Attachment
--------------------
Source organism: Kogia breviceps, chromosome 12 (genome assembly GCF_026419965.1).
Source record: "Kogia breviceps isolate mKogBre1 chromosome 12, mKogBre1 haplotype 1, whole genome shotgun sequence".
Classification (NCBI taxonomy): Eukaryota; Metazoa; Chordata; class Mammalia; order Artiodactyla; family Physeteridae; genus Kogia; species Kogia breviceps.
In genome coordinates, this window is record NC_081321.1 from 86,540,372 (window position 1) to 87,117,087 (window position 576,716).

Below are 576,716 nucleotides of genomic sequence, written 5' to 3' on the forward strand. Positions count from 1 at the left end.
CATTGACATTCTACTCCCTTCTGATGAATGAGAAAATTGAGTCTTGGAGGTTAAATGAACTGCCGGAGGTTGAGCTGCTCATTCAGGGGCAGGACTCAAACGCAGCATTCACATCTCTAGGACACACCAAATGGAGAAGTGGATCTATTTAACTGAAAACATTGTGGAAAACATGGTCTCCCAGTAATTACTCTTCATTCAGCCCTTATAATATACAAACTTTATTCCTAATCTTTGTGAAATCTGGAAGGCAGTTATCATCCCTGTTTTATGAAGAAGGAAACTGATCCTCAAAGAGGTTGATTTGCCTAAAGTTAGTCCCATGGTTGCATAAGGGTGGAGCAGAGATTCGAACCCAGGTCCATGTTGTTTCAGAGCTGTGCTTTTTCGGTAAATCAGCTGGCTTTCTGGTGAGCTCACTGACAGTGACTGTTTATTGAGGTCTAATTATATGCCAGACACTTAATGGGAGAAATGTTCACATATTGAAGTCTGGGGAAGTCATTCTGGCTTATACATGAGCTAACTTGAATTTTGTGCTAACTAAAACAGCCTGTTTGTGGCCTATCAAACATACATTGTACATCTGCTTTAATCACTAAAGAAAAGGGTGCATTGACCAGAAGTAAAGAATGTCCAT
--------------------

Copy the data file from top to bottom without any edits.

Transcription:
Source organism: Kogia breviceps, chromosome 12 (genome assembly GCF_026419965.1).
Source record: "Kogia breviceps isolate mKogBre1 chromosome 12, mKogBre1 haplotype 1, whole genome shotgun sequence".
Classification (NCBI taxonomy): Eukaryota; Metazoa; Chordata; class Mammalia; order Artiodactyla; family Physeteridae; genus Kogia; species Kogia breviceps.
In genome coordinates, this window is record NC_081321.1 from 86,540,372 (window position 1) to 87,117,087 (window position 576,716).

Below are 576,716 nucleotides of genomic sequence, written 5' to 3' on the forward strand. Positions count from 1 at the left end.
CATTGACATTCTACTCCCTTCTGATGAATGAGAAAATTGAGTCTTGGAGGTTAAATGAACTGCCGGAGGTTGAGCTGCTCATTCAGGGGCAGGACTCAAACGCAGCATTCACATCTCTAGGACACACCAAATGGAGAAGTGGATCTATTTAACTGAAAACATTGTGGAAAACATGGTCTCCCAGTAATTACTCTTCATTCAGCCCTTATAATATACAAACTTTATTCCTAATCTTTGTGAAATCTGGAAGGCAGTTATCATCCCTGTTTTATGAAGAAGGAAACTGATCCTCAAAGAGGTTGATTTGCCTAAAGTTAGTCCCATGGTTGCATAAGGGTGGAGCAGAGATTCGAACCCAGGTCCATGTTGTTTCAGAGCTGTGCTTTTTCGGTAAATCAGCTGGCTTTCTGGTGAGCTCACTGACAGTGACTGTTTATTGAGGTCTAATTATATGCCAGACACTTAATGGGAGAAATGTTCACATATTGAAGTCTGGGGAAGTCATTCTGGCTTATACATGAGCTAACTTGAATTTTGTGCTAACTAAAACAGCCTGTTTGTGGCCTATCAAACATACATTGTACATCTGCTTTAATCACTAAAGAAAAGGGTGCATTGACCAGAAGTAAAGAATGTCCAT